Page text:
Project

# Title Team Members TA Documents Sponsor
22 Smart Drone Delivery Improvement
Rahul Joshi
Raymond Hoagland
Sachin Weerasooriya
Luke Wendt appendix0.docx
design_document0.pdf
final_paper0.pdf
other0.pdf
presentation0.pptx
proposal0.pdf
When you order a package that is shipped via ground, it is either left at your door or you must be present to sign off on the package. Services like Amazon PrimeAir look to speed up delivery time with drone shipping, which claims to be able to come to your door in 30 minutes. If you look at Video 2 in this link, you will see that the shipment is loaded and the drone takes off, converts to a plane, flies to the vicinity of the landing local, converts back to a drone, and lands on a marker put out by the recipient. This drone then deposits the package and returns to the factory for its next package. Here lies a major flaw; in the event that something valuable is being shipped, it would be desirable for their to be a confirmation that someone is available to pickup the package that is being delivered.



This is where we step in. The problem we want to address is we will assume that the drone is in the area of the delivery spot. We will use image processing to ID the user specified landing spot. The key difference will be: instead of landing, the drone will notify the owner that the package is ready for pickup and hover above the landing spot for a fixed amount of time. The drone will then wait for a confirmation from the user that it is safe to drop off the package. If this message isn't received after a set amount of time, the drone will return to the warehouse with the package and will try to return the package later. While the drone waits, it will constantly scan the surroundings to see if any unidentified threats are approaching the drone. If it detects a threat is too close, the drone will take off and hover at a higher elevation to protect the package contents. It will stay there until either the recipient gives the okay for delivery or until the time limit is up and the drone will return to the factory.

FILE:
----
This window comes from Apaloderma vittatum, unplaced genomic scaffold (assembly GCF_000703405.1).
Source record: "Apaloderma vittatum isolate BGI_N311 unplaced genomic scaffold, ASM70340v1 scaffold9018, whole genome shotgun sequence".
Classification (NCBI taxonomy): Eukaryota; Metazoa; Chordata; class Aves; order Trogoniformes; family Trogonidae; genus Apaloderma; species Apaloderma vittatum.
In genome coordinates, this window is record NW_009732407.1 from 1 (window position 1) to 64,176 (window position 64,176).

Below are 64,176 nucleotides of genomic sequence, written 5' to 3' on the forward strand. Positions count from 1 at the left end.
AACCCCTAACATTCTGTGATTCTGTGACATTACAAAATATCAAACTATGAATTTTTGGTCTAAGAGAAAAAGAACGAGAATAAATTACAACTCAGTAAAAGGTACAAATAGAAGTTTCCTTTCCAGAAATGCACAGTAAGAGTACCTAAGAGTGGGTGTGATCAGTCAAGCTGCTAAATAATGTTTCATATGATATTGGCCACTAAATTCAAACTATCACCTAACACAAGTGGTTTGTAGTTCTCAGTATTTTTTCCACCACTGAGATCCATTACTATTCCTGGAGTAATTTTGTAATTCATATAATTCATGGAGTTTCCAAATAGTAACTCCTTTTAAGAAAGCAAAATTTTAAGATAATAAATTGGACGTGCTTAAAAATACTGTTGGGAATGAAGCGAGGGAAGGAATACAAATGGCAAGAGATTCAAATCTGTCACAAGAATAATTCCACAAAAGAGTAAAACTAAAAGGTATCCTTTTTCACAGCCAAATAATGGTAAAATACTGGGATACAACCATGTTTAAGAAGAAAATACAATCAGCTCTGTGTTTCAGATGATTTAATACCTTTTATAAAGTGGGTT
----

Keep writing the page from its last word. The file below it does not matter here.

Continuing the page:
Hardware needed:
- A drone
- A small camera
- Digital Signal Processor (DSP) Chip
- Proportional-Integral-Derivative (PID) Controller
- Raspberry Pi
- USB wifi dongle
- Smart phone

We will use image processing to ID our landing spot and the PID controller to send the necessary feedback to the motors in order to descend the drone and lookout for potential hazards. For our prototype, will then use the raspberry pi and dongle to connect to the resident's WiFi and send a message to a smartphone app indicating the package has arrived. The drone will then wait for confirmation from the app. The mechanical mechanism to physically lower the package will be out of our scope. Rather we will have an LED or some way to indicate that the package has been dropped.

S.I.P. (Smart Irrigation Project)

Jackson Lenz, James McMahon

S.I.P. (Smart Irrigation Project)

Featured Project

Jackson Lenz

James McMahon

Our project is to be a reliable, robust, and intelligent irrigation controller for use in areas where reliable weather prediction, water supply, and power supply are not found.

Upon completion of the project, our device will be able to determine the moisture level of the soil, the water level in a water tank, and the temperature, humidity, insolation, and barometric pressure of the environment. It will perform some processing on the observed environmental factors to determine if rain can be expected soon, Comparing this knowledge to the dampness of the soil and the amount of water in reserves will either trigger a command to begin irrigation or maintain a command to not irrigate the fields. This device will allow farmers to make much more efficient use of precious water and also avoid dehydrating crops to death.

In developing nations, power is also of concern because it is not as readily available as power here in the United States. For that reason, our device will incorporate several amp-hours of energy storage in the form of rechargeable, maintenance-free, lead acid batteries. These batteries will charge while power is available from the grid and discharge when power is no longer available. This will allow for uninterrupted control of irrigation. When power is available from the grid, our device will be powered by the grid. At other times, the batteries will supply the required power.

The project is titled S.I.P. because it will reduce water wasted and will be very power efficient (by extremely conservative estimates, able to run for 70 hours without input from the grid), thus sipping on both power and water.

We welcome all questions and comments regarding our project in its current form.

Thank you all very much for you time and consideration!